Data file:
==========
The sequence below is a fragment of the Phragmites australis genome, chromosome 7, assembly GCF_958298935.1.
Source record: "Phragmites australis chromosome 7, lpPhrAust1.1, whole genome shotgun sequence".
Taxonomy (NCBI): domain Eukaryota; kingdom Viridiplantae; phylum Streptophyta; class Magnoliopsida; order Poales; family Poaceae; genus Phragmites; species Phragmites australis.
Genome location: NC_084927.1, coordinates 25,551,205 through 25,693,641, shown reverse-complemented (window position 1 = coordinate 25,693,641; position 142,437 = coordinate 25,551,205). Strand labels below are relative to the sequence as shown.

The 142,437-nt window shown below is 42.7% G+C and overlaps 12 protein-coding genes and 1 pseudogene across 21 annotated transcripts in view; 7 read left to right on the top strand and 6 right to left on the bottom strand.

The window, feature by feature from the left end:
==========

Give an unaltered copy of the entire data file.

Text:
The sequence below is a fragment of the Phragmites australis genome, chromosome 7, assembly GCF_958298935.1.
Source record: "Phragmites australis chromosome 7, lpPhrAust1.1, whole genome shotgun sequence".
Taxonomy (NCBI): domain Eukaryota; kingdom Viridiplantae; phylum Streptophyta; class Magnoliopsida; order Poales; family Poaceae; genus Phragmites; species Phragmites australis.
Genome location: NC_084927.1, coordinates 25,551,205 through 25,693,641, shown reverse-complemented (window position 1 = coordinate 25,693,641; position 142,437 = coordinate 25,551,205). Strand labels below are relative to the sequence as shown.

The 142,437-nt window shown below is 42.7% G+C and overlaps 12 protein-coding genes and 1 pseudogene across 21 annotated transcripts in view; 7 read left to right on the top strand and 6 right to left on the bottom strand.

The window, feature by feature from the left end: